As I mentioned in my last post, fiber and whole grains are linked together often, but are not synonymous. Now you know that fiber can be found in vegetables, fruits, nuts, seeds, whole grains and beans. So what’s so great about whole grains if you can get your fiber from so many other sources? Grains have much more going for them than just the fiber!
First I’ll explain what whole grains are. There are three parts to a grain seed: the bran, the endosperm and the germ. The bran is the outer husk, this is where the fiber is as well as some B vitamins and antioxidants. The germ is actually the embryo of the seed (you can think of it as similar to the yolk of an egg) and this contains B vitamins, minerals, protein, and healthy fats. The endosperm is what is sold as white flour; this is the largest part of the seed and is mostly starchy carbohydrate and protein with small amounts of vitamins and minerals. You can get the idea from this that when you take away the germ and the bran, most of the micro-nutrients go with them. Processors are required to add back some vitamins and minerals but refined grains still don’t come close to the nutrition of whole grains.
When you are looking at labels in the supermarket there are a few things to look out for. Lots of companies are now putting “made with whole gains” or “multi-grain” on the front of the box or bag in an attempt to get you to buy them. These products might have only a sprinkling of whole grains in them. Take the time to turn the package around and read the ingredients list. Since Ingredients must be listed from greatest quantity to least, you want to see whole grains at the top of the list. The word whole along with whatever grain it is must be there (as in whole wheat flour) if it says wheat flour then it is refined. Some other whole grains you may see on packages include barley, corn, oats, brown rice, rye, and quinoa (to name just a few). Did you notice corn on the list? Yes, corn is a grain, and air-popped popcorn is a great whole grain snack!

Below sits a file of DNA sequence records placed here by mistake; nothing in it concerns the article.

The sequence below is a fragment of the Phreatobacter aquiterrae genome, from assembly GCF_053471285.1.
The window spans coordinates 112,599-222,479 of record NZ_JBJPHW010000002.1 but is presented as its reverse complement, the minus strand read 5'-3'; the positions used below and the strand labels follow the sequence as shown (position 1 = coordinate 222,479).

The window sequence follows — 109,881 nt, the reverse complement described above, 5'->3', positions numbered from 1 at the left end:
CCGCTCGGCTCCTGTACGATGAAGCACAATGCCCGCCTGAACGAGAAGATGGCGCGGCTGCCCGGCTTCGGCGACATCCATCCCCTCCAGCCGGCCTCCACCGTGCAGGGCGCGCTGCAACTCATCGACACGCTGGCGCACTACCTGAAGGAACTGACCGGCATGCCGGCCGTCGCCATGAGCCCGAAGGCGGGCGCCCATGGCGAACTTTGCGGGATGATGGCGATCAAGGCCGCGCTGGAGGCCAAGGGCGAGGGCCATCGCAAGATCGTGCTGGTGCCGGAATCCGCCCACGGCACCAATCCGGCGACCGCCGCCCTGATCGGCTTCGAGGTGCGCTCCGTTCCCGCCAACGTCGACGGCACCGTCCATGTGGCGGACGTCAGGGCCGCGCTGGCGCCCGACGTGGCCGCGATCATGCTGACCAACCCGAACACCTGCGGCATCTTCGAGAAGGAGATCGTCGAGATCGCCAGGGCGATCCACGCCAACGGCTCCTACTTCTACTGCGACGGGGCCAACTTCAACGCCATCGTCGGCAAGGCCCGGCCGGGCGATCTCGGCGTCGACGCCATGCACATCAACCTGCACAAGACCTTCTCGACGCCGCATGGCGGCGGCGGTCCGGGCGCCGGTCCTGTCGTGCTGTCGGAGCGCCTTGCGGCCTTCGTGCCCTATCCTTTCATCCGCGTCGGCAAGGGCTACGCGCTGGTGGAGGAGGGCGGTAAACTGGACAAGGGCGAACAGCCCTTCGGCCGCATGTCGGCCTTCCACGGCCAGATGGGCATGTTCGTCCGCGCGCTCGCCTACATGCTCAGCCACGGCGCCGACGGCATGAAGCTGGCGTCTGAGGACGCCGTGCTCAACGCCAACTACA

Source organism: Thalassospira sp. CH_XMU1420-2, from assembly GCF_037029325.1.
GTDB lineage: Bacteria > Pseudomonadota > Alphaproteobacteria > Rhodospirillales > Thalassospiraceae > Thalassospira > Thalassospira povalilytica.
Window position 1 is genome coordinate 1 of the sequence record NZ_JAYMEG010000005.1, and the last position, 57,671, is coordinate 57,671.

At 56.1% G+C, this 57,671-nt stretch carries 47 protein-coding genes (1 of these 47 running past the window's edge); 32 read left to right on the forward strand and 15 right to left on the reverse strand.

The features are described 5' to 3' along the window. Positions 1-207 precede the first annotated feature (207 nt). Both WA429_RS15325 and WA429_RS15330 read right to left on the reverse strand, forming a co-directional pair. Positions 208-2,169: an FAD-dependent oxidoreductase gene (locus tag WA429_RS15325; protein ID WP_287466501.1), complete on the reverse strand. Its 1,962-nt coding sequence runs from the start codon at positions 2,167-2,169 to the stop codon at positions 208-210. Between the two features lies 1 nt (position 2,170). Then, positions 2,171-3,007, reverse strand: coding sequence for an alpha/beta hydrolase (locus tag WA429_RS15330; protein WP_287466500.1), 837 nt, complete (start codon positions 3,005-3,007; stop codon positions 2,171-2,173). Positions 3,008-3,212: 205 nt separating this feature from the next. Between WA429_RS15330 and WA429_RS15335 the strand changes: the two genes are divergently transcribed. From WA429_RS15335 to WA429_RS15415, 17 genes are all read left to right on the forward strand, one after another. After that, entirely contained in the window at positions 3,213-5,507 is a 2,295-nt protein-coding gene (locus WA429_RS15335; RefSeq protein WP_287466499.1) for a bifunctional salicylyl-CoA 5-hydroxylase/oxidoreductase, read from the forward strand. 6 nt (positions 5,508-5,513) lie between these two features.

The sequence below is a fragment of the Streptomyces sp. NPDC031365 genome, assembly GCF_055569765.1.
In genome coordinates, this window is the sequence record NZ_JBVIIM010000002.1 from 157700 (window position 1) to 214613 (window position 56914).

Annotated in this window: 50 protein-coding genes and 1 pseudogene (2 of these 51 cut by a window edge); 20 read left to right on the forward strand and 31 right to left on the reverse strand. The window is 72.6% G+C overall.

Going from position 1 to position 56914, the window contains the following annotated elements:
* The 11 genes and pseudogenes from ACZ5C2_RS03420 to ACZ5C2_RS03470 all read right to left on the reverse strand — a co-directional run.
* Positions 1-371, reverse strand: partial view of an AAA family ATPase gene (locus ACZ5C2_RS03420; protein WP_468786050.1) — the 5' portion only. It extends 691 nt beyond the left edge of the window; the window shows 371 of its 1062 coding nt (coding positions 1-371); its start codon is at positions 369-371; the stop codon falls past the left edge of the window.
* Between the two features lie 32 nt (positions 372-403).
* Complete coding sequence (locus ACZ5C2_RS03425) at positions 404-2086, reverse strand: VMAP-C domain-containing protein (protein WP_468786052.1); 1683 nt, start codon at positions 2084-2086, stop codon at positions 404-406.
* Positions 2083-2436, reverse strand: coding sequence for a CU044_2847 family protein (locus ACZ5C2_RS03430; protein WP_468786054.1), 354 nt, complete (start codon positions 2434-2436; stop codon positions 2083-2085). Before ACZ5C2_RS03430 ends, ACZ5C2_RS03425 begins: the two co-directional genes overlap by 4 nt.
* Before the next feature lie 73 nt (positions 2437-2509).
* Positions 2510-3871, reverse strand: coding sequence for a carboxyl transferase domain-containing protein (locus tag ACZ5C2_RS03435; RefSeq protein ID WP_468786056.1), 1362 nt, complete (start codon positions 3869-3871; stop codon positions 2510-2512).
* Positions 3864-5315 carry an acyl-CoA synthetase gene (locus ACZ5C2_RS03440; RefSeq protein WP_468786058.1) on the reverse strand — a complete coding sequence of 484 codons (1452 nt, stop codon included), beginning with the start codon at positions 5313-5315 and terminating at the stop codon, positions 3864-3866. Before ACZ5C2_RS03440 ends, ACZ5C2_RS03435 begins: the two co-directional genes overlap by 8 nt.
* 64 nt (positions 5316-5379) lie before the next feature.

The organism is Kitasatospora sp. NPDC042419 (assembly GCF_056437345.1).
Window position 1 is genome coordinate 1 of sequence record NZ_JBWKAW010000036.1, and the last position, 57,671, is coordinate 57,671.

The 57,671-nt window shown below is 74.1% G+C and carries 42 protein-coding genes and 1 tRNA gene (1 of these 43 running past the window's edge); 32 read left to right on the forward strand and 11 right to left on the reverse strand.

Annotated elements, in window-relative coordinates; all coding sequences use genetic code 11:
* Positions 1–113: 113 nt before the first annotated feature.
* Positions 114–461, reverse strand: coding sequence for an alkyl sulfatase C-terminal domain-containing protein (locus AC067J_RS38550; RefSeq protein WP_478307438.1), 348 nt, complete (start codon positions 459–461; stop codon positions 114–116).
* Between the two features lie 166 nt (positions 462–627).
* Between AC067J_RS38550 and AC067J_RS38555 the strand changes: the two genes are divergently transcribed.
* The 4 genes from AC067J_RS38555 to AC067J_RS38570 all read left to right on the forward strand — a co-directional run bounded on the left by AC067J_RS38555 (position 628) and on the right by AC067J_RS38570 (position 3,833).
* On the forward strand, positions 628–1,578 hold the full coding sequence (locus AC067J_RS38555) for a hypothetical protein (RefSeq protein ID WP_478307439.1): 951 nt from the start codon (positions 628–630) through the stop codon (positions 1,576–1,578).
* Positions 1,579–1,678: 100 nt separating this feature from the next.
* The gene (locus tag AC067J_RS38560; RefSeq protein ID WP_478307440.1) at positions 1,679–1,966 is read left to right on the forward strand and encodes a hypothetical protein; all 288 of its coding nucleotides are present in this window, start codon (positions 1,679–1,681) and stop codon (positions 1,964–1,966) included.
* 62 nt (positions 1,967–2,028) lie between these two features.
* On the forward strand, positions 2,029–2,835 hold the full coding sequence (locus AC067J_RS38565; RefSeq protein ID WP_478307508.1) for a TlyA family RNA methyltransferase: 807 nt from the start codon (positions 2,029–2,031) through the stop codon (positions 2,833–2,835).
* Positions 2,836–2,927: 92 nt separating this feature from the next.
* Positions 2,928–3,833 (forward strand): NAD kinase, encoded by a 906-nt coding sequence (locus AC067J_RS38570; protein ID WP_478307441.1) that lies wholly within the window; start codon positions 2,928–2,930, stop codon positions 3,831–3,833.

How much should you be eating? For the average adult, the minimum amount is 3-4 oz per day. Since a slice of bread or 1/2 of an english muffin is a 1 oz equivalent, you can see that it’s easy to reach the minimum. The recommendation is also to make sure that half of all the grains you consume are whole grains. I’m going to stick with my usual recommendation to stay away from processed foods as much as possible. The more foods are processed, the fewer vitamins, minerals and other beneficial nutrients remain in them and I need all the nutrients I can get!
For more information you can visit the Whole Grain Council website. If you see one of their stamps on a product you know it contains whole grains, but don’t let that limit you! There are plenty of products out there that contain whole grains which don’t carry the stamp. In order to use the stamp each company must pay a fee as well as show that their product complies. There are some good store brands which do not bother to go through this process; the most foolproof method is to read the ingredients list.